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|Adventures of Huckleberry Finn||Mark Twain|
|Page 3 of 4||
"Why do you reckon Harvey don't come? Wher' does he live?"
"Oh, he lives in England -- Sheffield -- preaches there -- hasn't ever been in this country. He hasn't had any too much time -- and besides he mightn't a got the letter at all, you know."
"Too bad, too bad he couldn't a lived to see his brothers, poor soul. You going to Orleans, you say?"
"Yes, but that ain't only a part of it. I'm going in a ship, next Wednesday, for Ryo Janeero, where my uncle lives."
"It's a pretty long journey. But it'll be lovely; wisht I was a-going. Is Mary Jane the oldest? How old is the others?"
"Mary Jane's nineteen, Susan's fifteen, and Joanna's about fourteen -- that's the one that gives herself to good works and has a hare-lip."
"Poor things! to be left alone in the cold world so."
"Well, they could be worse off. Old Peter had friends, and they ain't going to let them come to no harm. There's Hobson, the Babtis' preacher; and Deacon Lot Hovey, and Ben Rucker, and Abner Shackleford, and Levi Bell, the lawyer; and Dr. Robinson, and their wives, and the widow Bartley, and -- well, there's a lot of them; but these are the ones that Peter was thickest with, and used to write about sometimes, when he wrote home; so Harvey 'll know where to look for friends when he gets here."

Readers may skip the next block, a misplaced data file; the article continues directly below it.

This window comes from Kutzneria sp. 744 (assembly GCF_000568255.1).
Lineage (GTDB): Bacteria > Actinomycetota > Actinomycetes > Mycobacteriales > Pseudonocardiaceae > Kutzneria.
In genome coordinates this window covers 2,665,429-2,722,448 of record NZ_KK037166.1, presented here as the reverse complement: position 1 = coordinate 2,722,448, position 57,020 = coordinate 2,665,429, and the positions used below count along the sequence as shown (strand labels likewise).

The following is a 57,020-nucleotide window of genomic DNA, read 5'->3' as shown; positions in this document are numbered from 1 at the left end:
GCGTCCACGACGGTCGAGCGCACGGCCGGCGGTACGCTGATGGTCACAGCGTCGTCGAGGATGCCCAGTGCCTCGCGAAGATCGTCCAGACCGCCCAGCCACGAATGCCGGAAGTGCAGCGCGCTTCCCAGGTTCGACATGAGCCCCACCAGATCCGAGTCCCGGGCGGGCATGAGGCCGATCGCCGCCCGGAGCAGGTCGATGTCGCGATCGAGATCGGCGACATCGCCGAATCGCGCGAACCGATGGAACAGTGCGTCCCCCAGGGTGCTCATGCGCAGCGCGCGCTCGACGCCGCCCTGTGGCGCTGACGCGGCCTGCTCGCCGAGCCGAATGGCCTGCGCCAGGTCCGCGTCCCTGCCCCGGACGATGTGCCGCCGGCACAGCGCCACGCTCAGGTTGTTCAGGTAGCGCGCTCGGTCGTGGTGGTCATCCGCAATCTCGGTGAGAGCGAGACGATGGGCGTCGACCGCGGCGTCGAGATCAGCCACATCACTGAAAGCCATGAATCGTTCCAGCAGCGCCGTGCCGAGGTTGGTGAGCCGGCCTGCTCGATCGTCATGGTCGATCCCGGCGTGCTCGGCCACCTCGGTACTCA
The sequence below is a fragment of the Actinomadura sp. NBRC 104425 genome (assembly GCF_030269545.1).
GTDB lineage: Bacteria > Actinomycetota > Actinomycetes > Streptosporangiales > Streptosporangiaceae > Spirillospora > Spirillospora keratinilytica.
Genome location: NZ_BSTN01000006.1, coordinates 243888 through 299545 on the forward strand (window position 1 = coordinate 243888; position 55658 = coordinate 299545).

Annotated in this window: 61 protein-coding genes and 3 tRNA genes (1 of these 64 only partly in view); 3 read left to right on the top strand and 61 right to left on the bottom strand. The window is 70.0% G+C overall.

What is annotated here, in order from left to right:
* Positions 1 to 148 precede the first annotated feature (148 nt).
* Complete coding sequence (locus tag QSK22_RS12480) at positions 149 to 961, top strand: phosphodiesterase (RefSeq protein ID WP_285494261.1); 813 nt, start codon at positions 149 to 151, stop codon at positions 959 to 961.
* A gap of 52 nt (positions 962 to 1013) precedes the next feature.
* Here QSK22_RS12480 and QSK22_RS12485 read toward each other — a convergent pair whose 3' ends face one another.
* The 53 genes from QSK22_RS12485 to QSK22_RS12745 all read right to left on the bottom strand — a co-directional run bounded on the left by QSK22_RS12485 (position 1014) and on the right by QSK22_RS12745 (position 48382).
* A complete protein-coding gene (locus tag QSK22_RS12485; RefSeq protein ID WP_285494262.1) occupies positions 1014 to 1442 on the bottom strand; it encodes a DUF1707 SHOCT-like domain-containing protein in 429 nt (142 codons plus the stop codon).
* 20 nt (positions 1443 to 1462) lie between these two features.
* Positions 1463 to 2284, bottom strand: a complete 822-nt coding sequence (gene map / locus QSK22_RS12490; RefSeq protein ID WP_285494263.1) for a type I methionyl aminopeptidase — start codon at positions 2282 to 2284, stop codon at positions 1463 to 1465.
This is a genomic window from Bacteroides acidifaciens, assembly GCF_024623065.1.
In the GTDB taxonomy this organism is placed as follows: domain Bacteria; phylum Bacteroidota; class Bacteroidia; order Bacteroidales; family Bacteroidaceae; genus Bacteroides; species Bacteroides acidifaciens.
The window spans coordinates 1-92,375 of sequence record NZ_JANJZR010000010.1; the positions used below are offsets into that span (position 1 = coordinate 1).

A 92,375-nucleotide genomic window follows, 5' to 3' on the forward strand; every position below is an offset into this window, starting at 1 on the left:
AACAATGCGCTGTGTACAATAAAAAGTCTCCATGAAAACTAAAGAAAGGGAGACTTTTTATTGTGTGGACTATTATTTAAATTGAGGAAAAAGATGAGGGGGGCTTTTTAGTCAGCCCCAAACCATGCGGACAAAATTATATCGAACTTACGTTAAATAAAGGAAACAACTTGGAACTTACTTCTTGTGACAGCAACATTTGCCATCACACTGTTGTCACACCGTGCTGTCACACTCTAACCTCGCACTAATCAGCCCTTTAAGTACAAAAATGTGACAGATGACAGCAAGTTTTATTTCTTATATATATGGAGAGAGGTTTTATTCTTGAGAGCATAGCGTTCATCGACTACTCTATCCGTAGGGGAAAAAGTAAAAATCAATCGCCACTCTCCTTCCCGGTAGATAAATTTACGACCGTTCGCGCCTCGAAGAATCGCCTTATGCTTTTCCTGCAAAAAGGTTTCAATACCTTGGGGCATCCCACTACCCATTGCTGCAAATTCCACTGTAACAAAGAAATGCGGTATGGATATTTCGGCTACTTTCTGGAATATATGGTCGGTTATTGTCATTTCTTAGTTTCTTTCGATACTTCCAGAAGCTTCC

Well, the old man went on asking questions till he just fairly emptied that young fellow. Blamed if he didn't inquire about everybody and everything in that blessed town, and all about the Wilkses; and about Peter's business -- which was a tanner; and about George's -- which was a carpenter; and about Harvey's -- which was a dissentering minister; and so on, and so on. Then he says:
"What did you want to walk all the way up to the steamboat for?"
"Because she's a big Orleans boat, and I was afeard she mightn't stop there. When they're deep they won't stop for a hail. A Cincinnati boat will, but this is a St. Louis one."
"Was Peter Wilks well off?"
"Oh, yes, pretty well off. He had houses and land, and it's reckoned he left three or four thousand in cash hid up som'ers."
"When did you say he died?"
"I didn't say, but it was last night."
"Funeral to-morrow, likely?"
"Yes, 'bout the middle of the day."
"Well, it's all terrible sad; but we've all got to go, one time or another. So what we want to do is to be prepared; then we're all right."
"Yes, sir, it's the best way. Ma used to always say that."
When we struck the boat she was about done loading, and pretty soon she got off. The king never said nothing about going aboard, so I lost my ride, after all. When the boat was gone the king made me paddle up another mile to a lonesome place, and then he got ashore and says:
"Now hustle back, right off, and fetch the duke up here, and the new carpet-bags. And if he's gone over to t'other side, go over there and git him. And tell him to git himself up regardless. Shove along, now."
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